- October 3, 2014
The Polish Debate Club. “During last 25 years, nothing has changed”
„Lithuanian anti-Polish stereotypes and ultimatum policy hinder the improvement of the relations between Poland and Lithuania that were established in the interwar period,” said Antanas Valionis, the former Ambassador of Lithuania in Poland and former Minister of Foreign Affairs of the Republic of Lithuania during the first discussion organised by the Polish Debate Club.
The diplomat was sorry to say that although years go by, the mentality of Poles in Lithuania and Lithuanians has not changed much. On the one hand, Lithuanian politicians, especially those elected in one-mandate electoral districts, refuse to support projects favourable for national minorities because they are afraid of the loss of votes of voters with anti-Polish attitude. “On the other hand, when I see a leader that resigns from a high Polish commendation but wears the Ribbon of St George, I understand that during last 25 years, nothing has changed in the awareness of both Poles and Lithuanians,” said the Ambassador A. Valionis.
30 people came to the first discussion in the Polish Debate Club. The discussion was devoted to the perspectives of Polish-Lithuanian relations after the change of government in Poland, which shows that it is not true that such discussions are not needed. The majority of participants were young Poles from Vilnius and neighbourhood that represent different beliefs, from national to liberal. The discussion took place in the Lithuanian Catholic Academy of Science, where prof. Paulius V. Subačius welcomed all the people and expressed the hope that thanks to the co-operation with such initiatives like the Polish Debate Club, the Academy will become an institution that unites not only Lithuanians but also all other nationalities that live in Lithuania.
From “strategic partnership” to “cold peace”
“The lecture hall of the Lithuanian Catholic Academy of Science is a very symbolic place. Before war, there was the room of the Blessed Bishop of Vilnius Jerzy Matulewicz who met Poles and Lithuanians there and tried to reconcile Poles with Lithuanians in very hard times. We hope that his example will be the inspiration for all of us and there will be respect and no insulting and hatred in our discussions,” said the president of the Polish Debate Club Mariusz Antonowicz. The discussion was moderated by Andrzej Pukszto PhD and although it gathered people of different beliefs, it was without conflicts in spite of the fact there there were points of dispute.
Antanas Valionis in a bit lenghty but with many nice anecdotes performance, presented the history of relations between Poland and Lithuania. He said how the concept of “strategic partnership”, of which he was one of the creators, was created and what opposition in Lithuania it has faced. In the opinion of the diplomat, the relations with Warsaw were friendly when Lithuania with the help of Polish protection, wanted to join NATO and the European Union. “Then we thought that we have to act as it should be and when we have already joined NATO and EU we thought that now we will do what we want (…). The list of on nasty nasty acts is long on both sides,” said A. Valionis.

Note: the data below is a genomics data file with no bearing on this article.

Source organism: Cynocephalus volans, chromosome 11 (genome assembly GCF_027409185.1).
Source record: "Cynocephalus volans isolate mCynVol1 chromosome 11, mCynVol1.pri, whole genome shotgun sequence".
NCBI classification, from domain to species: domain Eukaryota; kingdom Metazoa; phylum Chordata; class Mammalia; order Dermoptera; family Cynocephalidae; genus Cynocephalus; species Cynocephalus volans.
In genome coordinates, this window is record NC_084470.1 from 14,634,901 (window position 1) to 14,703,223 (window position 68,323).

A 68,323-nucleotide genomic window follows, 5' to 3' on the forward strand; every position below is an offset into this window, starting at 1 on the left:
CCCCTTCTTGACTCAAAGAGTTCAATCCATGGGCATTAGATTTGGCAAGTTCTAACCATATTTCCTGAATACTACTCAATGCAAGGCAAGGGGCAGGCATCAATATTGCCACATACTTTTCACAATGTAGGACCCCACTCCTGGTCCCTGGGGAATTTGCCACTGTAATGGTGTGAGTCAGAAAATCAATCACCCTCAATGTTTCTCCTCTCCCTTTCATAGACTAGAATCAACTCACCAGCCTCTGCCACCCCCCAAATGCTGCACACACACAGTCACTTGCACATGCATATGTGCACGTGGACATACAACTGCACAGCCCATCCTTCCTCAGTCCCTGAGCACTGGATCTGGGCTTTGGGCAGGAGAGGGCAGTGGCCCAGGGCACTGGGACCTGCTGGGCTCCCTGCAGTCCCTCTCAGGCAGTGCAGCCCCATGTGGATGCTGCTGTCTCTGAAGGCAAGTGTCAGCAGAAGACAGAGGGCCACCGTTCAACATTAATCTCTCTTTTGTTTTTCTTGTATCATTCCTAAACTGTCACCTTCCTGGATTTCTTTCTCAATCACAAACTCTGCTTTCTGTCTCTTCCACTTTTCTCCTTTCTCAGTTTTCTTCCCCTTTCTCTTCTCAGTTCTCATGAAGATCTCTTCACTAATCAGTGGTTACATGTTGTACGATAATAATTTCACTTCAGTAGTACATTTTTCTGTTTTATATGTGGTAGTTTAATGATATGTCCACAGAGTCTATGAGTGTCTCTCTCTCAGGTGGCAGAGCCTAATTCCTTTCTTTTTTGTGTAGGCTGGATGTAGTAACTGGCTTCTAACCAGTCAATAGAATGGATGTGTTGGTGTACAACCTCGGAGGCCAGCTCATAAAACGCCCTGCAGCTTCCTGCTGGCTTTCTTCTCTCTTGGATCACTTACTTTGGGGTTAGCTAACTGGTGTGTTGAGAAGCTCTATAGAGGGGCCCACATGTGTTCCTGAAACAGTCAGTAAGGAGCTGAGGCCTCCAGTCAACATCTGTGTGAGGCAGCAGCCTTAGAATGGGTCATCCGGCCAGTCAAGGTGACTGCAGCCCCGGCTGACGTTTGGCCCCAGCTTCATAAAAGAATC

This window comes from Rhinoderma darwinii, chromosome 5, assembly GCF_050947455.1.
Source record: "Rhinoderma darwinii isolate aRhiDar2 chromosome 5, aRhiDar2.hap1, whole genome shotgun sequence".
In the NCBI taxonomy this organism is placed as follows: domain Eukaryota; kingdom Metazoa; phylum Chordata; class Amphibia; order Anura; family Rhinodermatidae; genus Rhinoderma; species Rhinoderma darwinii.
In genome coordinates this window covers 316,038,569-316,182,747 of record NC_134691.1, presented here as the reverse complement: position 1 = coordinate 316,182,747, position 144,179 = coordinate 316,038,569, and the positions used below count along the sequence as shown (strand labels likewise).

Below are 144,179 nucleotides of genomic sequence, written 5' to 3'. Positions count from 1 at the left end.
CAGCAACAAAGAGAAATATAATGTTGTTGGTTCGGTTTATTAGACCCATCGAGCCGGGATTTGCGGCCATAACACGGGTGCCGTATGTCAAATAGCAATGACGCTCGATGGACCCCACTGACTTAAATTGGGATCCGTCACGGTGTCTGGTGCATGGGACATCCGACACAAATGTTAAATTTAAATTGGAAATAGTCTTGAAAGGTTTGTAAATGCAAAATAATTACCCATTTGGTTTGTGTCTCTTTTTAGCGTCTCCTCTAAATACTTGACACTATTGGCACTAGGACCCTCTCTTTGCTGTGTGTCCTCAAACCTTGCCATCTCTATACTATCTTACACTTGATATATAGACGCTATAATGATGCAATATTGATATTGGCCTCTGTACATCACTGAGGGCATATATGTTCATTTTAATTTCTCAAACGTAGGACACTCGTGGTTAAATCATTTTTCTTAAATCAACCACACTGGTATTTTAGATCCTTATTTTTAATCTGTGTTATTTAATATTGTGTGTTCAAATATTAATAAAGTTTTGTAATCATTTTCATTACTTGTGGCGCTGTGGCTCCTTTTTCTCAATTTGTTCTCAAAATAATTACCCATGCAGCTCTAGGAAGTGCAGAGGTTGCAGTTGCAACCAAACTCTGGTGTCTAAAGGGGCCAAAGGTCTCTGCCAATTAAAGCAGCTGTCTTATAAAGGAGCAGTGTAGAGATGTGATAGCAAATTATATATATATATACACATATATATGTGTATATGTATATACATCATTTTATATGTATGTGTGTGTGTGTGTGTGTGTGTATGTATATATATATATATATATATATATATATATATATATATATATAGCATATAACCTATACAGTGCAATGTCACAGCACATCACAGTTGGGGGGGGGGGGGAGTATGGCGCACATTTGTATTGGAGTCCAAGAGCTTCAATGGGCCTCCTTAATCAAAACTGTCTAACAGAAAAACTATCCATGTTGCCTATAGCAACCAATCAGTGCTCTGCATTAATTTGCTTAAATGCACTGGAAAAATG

In his opinion the relations between Poland and Lithuania got cold because on the one hand, Lithuania did not fulfill the commitments from bilateral agreements and international commitments connected with national minority rights and Poland started to talk in the ultimatum language. “I sometimes joke that a diplomat is a person who will think ten times before he/she will not say anything. The worst is when diplomats get involved in politics and use international relations for the PR within domestic actions. Unfortunately, it often happens in Poland and Lithuania,” said A. Valionis. At the same time, the Ambassador emphasised that in most fields, the Polish-Lithuanian co-operation develops well but Lithuanian expects from the new Polish government the continuation of all strategic energy production projects that will let not only Lithuania but also Latvia and Estonia be independent of Russia. Undoubtedly, the change of rhetorics could contribute to the success of Lithuanian politicians that try to solve the problems of the original spelling of names and surnames and bilingual signs.
A. Valionis emphasised that expectations on both sides are different. For Poland, the priority are Polish minority rights. For Lithuania, economic issues and energy security are more important. “Without Poland, Lithuania will not be able to fully integrate with Europe,” said the diplomat.
Education, names, bilingualism